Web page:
CVS pharmacists have helped more than 67,000 smokers to quit

March 10, 2015

From program launch through December 2014, CVS has sold 63% more smoking cessation products and seen 61% more Minute Clinic visits than it did during the same period a year earlier.

CVS Health’s smoking cessation program has helped more than 67,000 patients who wanted to quit smoking with counseling advice following a first prescription for a smoking cessation drug or nicotine replacement therapy (NRT). The smoking cessation program was launched in September 2014.

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“One year ago, we knew that removing cigarettes and tobacco products from our stores would not be enough on its own to make a meaningful difference in the lives of our customers and patients who smoke,” said Troyen A. Brennan, MD, MPH, chief medical officer, CVS Health. “We believe our combined efforts of eliminating pharmacy-associated access to tobacco products, and a devoted smoking cessation program through our channels will help our patients on their path to better health.”

CVS pharmacists and nurse practitioners are involved in implementation of the smoking cessation program, which encompasses assessment of the patient to see if he or she is ready to quit, medications to help patients eventually become tobacco-free, and coaching and education, Brennan noted.

According to the American Cancer Society, nicotine withdrawal symptoms occur soon after a smoker stops using tobacco products or reduces the amount consumed. Patients can experience a range of symptoms, including irritability, restlessness, anxiety, headache, fatigue, an increase in appetite, depression, and sleep disturbances.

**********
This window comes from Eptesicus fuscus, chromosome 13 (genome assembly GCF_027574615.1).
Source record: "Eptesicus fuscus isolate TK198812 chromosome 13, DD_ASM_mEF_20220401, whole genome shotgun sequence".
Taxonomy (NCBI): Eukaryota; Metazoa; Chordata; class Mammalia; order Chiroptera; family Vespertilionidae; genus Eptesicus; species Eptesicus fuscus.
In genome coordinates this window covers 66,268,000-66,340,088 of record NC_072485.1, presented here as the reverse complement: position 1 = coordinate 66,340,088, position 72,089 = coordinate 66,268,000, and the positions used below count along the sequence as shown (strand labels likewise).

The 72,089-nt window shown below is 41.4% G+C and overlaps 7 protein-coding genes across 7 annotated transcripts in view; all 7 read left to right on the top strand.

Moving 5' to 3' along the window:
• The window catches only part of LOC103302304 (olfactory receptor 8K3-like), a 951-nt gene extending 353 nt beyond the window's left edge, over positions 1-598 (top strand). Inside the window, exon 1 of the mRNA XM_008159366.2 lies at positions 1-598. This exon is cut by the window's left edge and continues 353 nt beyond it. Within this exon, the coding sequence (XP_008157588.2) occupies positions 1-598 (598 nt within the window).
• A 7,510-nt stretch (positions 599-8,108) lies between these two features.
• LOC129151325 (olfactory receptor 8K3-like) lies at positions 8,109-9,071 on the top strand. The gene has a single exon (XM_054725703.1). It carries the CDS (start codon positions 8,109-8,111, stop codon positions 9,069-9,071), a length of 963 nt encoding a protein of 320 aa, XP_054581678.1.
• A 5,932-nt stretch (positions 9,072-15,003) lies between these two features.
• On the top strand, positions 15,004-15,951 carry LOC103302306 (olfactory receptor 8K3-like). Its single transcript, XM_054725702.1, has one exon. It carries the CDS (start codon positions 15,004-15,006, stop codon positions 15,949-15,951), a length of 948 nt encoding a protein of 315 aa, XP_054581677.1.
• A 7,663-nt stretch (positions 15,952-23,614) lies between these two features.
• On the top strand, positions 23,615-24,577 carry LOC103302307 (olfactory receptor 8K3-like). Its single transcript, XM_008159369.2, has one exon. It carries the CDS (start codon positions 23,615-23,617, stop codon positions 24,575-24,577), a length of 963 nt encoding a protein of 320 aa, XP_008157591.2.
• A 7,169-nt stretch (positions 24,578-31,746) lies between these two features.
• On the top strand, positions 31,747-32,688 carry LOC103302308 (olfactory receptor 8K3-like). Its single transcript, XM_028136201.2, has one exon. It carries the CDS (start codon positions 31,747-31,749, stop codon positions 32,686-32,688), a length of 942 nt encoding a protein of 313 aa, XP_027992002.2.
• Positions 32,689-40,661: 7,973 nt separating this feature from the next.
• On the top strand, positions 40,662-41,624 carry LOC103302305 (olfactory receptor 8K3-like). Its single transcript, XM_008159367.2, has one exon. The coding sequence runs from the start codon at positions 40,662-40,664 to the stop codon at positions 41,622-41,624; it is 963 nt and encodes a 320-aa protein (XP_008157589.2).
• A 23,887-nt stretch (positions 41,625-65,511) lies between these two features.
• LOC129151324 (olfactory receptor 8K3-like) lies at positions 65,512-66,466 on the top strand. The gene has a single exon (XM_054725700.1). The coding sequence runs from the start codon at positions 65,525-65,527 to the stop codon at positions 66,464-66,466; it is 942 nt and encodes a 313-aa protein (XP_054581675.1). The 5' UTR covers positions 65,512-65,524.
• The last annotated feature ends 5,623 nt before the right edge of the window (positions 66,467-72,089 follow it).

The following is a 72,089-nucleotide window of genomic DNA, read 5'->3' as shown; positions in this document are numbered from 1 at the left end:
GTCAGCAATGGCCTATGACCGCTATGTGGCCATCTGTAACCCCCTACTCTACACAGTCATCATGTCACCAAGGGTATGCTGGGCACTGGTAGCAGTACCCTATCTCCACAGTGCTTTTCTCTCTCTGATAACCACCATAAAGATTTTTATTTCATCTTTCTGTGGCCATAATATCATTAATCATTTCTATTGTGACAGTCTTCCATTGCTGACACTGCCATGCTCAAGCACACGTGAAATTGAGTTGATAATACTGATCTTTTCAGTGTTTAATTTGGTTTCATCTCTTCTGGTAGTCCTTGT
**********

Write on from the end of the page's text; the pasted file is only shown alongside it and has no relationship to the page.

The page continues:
“Withdrawal is both physical and mental,” according to information from the American Cancer Society’s website, www.cancer.org. “Physically, the body reacts to the absence of nicotine. Mentally, the smoker is faced with giving up a habit, which calls for a major change in behavior. Emotionally, the smoker may feel like they’ve lost their best friend.”

“NRT can help relieve some of the physical withdrawal symptoms so that you can focus on the psychological aspects of quitting. Many studies have shown using NRT can nearly double the chances of quitting with success,” according to the American Cancer Society.

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Encouraging results

From the program launch through December 2014, prescription medications for smoking cessation increased by 63% on a monthly basis and smoking cessation counseling visits at the Minute Clinic climbed 61% compared to the previous eight months last year. In addition, sales of over-the-counter NRT products at CVS pharmacies also increased, at a rate of 21% during the last four months of 2014. Its pharmacies also provided more than 2 million customers with literature and “last pack” toolkits to encourage smokers to quit.

“The hard work of quitting smoking is worth it because there are many health benefits,” said Helena Foulkes, president of CVS/pharmacy. “Approximately seven in 10 smokers say they want to quite and about half attempt to quit each year. But challenges still exist, including the fact that fewer than half of smokers report being advised to stop smoking. Through our continuing efforts we hope to change that.”

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